Intergenerational ethics in land policy: Consequences of unjust planning on Berlin's land market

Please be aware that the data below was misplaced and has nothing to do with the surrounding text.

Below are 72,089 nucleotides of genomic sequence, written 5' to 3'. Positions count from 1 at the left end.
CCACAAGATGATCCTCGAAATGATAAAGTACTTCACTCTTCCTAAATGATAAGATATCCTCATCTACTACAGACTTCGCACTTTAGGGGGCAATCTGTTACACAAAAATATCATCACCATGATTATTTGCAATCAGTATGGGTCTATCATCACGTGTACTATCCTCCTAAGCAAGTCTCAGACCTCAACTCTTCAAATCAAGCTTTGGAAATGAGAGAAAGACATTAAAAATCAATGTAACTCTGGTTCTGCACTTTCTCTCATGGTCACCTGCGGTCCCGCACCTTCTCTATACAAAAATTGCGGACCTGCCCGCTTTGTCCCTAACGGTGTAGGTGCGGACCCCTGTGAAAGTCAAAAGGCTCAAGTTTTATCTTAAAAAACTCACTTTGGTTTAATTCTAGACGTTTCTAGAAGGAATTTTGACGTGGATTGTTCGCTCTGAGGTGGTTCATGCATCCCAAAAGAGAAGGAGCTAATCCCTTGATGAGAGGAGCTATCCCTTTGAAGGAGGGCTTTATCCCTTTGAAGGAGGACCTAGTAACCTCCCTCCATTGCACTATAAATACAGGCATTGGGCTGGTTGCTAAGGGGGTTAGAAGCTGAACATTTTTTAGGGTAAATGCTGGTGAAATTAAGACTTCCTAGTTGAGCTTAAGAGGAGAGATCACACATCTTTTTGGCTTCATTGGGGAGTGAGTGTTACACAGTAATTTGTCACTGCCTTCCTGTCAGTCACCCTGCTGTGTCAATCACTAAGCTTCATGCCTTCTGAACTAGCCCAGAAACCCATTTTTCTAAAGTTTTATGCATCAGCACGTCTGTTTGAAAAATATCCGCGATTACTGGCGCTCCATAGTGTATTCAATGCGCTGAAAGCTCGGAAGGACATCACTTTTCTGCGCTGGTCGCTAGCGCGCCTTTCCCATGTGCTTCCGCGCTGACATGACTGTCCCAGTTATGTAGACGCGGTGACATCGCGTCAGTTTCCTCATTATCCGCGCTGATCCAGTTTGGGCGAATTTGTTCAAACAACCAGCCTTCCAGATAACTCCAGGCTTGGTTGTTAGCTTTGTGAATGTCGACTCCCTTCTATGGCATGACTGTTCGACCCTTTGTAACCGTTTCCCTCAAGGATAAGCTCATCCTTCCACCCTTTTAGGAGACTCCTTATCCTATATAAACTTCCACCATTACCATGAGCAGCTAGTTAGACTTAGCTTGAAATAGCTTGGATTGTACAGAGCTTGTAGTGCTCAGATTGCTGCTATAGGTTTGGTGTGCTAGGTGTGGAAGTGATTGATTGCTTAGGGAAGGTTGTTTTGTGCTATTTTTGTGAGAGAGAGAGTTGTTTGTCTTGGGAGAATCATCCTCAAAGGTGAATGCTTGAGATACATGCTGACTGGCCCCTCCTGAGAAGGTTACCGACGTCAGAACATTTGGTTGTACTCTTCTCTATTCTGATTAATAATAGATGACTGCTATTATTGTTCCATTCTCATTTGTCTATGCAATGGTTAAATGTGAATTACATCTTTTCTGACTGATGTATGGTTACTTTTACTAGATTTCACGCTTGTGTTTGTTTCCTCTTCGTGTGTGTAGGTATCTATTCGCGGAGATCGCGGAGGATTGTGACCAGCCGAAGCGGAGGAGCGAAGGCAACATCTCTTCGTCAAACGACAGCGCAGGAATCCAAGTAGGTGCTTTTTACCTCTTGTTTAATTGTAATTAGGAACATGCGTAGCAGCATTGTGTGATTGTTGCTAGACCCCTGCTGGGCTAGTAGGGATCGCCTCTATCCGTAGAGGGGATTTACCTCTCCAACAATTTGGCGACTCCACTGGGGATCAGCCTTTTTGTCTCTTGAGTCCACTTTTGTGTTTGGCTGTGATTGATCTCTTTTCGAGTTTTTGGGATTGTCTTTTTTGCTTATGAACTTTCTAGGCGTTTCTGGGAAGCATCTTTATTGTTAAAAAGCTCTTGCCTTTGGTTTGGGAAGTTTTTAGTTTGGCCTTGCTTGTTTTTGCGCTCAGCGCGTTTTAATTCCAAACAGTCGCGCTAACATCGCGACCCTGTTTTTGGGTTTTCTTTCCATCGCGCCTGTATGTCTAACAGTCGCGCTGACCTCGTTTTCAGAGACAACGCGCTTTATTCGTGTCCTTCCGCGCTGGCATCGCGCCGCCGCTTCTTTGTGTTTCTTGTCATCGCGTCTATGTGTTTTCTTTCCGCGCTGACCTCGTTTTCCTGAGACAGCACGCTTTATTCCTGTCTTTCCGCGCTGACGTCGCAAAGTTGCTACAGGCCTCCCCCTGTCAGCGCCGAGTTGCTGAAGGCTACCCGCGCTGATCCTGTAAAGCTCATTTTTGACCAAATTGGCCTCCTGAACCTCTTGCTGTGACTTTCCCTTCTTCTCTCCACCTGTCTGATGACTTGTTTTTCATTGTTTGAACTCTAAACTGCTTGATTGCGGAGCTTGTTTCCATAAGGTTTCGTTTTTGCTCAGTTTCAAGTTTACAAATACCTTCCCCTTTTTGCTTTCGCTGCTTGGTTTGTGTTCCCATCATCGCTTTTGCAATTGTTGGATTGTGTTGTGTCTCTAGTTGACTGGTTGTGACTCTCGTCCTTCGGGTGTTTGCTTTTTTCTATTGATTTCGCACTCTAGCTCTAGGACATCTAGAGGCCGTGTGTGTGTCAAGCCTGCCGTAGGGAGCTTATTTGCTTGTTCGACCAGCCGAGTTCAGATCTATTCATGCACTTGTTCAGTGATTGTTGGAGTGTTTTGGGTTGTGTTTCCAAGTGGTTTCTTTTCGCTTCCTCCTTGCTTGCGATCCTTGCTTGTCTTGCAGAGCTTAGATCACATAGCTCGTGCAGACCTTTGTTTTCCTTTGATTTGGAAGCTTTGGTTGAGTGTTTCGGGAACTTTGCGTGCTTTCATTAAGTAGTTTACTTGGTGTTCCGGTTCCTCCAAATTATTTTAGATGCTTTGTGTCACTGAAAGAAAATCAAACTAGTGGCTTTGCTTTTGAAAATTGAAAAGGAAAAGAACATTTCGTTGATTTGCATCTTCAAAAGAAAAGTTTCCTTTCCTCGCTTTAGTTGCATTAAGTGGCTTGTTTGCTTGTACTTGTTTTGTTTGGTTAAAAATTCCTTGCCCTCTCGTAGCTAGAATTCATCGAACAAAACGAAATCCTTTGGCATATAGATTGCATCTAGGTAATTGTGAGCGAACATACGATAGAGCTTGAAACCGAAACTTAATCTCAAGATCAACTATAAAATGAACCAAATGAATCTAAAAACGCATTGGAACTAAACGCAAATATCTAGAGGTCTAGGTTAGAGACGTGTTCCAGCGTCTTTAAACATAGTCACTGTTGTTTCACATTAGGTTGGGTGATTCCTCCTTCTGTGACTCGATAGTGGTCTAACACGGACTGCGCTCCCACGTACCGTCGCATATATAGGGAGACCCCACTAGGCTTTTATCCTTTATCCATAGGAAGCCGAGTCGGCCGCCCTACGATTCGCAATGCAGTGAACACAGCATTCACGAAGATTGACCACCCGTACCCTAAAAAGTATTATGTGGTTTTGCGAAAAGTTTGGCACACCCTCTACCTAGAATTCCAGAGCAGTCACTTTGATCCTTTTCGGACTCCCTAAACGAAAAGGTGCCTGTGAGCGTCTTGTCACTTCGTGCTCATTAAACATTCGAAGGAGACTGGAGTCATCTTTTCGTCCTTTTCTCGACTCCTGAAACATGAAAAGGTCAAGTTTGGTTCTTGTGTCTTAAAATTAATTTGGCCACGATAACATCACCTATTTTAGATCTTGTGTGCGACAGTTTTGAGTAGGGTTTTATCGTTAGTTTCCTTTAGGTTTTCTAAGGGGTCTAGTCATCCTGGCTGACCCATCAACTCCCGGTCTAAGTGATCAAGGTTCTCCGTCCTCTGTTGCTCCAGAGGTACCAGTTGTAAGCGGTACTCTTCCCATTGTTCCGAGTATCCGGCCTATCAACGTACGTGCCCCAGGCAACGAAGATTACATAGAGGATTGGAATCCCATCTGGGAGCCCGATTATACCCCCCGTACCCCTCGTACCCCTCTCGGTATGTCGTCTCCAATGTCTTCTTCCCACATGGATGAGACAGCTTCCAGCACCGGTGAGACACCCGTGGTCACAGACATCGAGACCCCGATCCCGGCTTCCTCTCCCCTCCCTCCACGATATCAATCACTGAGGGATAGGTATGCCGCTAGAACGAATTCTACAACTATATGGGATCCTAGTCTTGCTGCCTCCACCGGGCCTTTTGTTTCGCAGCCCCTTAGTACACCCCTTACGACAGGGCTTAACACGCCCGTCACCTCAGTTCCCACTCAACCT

In Berlin, throughout the last 30 years, sales of state-owned property to reduce the city’s debt were defended as a land policy without alternative by policymakers. These solutions in land policy were not discussed as an ethical issue but as pragmatic considerations. This article reframes Berlin’s land policy as a wicked problem, an approach justified and critically outlined by multiple risk perceptions and ethics in planning. Ethics in planning and myths of property relations are derived from Cultural Theory (CT). Following this typology, risk perceptions and preferred tendering processes in Berlin’s land and real estate policy between 1990 and 2020 will be analysed as monorational re-solutions. Building on a literature and policy review, as well as 20 expert interviews, this article examines today’s expectations towards land policy and identifies five periods of monorational re-solutions and their waves of intergenerational consequences for present and future generations. To illustrate intergenerational injustice in land policy, according to CT, the article puts forward a typology of risk perceptions in tendering processes.